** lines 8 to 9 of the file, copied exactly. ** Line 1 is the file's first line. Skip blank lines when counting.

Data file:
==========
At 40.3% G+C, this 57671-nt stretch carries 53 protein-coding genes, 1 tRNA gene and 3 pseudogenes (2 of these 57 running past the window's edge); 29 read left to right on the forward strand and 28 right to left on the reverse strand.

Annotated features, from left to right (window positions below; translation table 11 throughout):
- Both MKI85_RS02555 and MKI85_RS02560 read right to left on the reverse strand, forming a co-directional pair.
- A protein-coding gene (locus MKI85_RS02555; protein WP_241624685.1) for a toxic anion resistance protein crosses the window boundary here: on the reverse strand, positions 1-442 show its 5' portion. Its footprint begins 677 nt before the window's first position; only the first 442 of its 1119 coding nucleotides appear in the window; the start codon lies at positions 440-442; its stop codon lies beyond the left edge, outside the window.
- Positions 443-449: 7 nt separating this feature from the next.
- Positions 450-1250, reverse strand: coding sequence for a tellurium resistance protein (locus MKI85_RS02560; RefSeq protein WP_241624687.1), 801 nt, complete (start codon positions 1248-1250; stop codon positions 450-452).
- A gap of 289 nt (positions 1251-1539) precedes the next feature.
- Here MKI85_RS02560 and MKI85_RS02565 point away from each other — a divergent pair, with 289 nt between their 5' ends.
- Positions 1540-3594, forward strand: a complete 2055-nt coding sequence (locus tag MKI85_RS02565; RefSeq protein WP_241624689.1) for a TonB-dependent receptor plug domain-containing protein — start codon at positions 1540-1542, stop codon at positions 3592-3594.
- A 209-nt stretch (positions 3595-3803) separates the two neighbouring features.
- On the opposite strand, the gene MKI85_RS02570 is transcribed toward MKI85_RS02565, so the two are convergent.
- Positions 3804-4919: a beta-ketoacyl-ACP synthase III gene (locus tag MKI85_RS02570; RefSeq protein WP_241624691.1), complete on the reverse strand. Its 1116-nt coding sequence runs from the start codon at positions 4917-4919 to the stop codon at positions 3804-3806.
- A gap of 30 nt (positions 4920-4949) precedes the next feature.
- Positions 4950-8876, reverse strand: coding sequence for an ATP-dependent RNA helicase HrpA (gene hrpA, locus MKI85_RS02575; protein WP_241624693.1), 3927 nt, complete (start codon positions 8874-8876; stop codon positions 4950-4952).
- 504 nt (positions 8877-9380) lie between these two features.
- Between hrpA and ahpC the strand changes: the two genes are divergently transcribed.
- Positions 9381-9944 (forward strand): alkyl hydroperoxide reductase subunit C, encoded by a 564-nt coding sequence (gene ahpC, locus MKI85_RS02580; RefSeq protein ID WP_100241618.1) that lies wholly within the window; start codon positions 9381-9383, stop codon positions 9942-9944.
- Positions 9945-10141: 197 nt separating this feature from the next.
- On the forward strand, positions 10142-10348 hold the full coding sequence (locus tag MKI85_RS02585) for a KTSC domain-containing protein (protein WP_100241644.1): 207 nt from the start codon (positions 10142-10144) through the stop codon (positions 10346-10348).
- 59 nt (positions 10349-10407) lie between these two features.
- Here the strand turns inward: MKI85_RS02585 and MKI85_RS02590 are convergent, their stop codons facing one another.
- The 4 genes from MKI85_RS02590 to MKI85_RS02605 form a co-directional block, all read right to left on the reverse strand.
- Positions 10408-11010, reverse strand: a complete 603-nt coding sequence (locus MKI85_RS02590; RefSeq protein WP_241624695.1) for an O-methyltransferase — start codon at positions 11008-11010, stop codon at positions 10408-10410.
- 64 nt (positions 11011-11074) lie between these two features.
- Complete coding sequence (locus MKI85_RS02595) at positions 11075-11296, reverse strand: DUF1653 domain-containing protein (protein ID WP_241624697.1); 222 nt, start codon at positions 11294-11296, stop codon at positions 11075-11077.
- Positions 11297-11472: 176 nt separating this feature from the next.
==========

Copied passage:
- Here MKI85_RS02560 and MKI85_RS02565 point away from each other — a divergent pair, with 289 nt between their 5' ends.
- Positions 1540-3594, forward strand: a complete 2055-nt coding sequence (locus tag MKI85_RS02565; RefSeq protein WP_241624689.1) for a TonB-dependent receptor plug domain-containing protein — start codon at positions 1540-1542, stop codon at positions 3592-3594.